Silence, one beat, a two but in those spans many a heartbeat occurred, frantic, furious, arms tensed as the youngers hands clenched.

"Da… Dad… He doesn't'… He doesn't write much… and James… he… he just…"

Paper to ashes, ashes to dust. A simple jinx so simple it had more names than needed. A few syllables, a flick of the wrist, was all it had taken to destroy the only contact between father and son that had occurred in almost two months.

The silence, he'd almost had commented upon it before this. The elder was scraping up advice and will and strength to confront the boy on his relative's chronic silence.

This boy received no howlers for his detentions, and that wasn't half the blessing it seemed.

Because, on the other hand he received no treats, no letters, no "hope all's well notes" no… anything.

Except now, today, for some odd reason the trend had been broken.

Yet the exception had been destroyed before being read. Under the guise of house rivalry, driven by the bigoted pretense of culling bad blood and the punishing the wrong with a shady act of right. As if the crimson housed in the veins could sweeten with an act of cruelty.

"Is there… could you…"

Killing hope wasn't his thing. Didn't even rank as a passing past time of his darkest nightmare. Father'd called it cowardice, his older brother who'd taken him in since Father was in Azkaban knew it wasn't but had lost the right words during the trial called growing up. Experience taught Silverbane it was better this way. The boy didn't look up, too tuckered, nestled close after a rough crying jag. Having finally relaxed into the offered hug after… well everything Silverbane's sight caused black hair to stir. Chin on the younger's head, Silverbane said nothing, didn't have to. Needn't have to.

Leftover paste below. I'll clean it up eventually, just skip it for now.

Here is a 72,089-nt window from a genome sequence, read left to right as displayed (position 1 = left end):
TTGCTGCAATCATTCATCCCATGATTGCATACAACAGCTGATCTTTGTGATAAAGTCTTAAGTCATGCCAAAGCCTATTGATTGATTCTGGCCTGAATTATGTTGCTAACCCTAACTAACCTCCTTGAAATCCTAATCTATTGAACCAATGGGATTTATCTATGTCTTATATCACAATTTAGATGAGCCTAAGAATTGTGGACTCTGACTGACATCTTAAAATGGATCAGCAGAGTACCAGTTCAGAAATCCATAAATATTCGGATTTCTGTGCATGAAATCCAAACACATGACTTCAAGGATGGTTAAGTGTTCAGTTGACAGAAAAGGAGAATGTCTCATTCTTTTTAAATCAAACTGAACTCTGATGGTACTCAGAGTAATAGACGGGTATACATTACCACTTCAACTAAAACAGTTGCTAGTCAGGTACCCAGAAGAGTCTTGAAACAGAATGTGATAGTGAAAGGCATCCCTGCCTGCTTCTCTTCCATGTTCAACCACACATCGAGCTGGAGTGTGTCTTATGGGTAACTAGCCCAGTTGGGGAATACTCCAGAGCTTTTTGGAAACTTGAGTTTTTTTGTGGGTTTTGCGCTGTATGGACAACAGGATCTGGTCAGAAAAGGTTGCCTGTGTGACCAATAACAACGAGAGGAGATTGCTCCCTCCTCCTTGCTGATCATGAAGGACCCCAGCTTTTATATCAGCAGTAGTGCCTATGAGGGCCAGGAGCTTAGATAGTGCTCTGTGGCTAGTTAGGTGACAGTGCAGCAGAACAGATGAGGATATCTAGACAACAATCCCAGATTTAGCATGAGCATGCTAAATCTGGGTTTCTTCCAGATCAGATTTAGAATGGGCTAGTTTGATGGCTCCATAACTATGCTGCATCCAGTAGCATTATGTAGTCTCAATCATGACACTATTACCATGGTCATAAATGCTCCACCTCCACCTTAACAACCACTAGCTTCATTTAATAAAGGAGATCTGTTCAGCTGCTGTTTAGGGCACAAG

"I'm sorry."

Though not strictly necessary the most important things went like that sometimes. Not needed, but needed. It was one of those.

One of those days, among other things.

"Why… Why'd he-"

"I don't know, trust me Snake, if I knew I'd of stopped him, I'd of given him hell and back for thinking of it before he had a chance to learn the jinx I'd of…"

Well, innocent ears were spared what he would have done, perhaps it was better that way. The anger swelled his throat like a misplaced heart, a warning of sorts. Not wanting another fit so soon after the first –the poor Snakeling would have a heart attack if he had to sit and watch one of those on top of everything else- Silverbane settled for rubbing circles across the child's back and trying to breathe.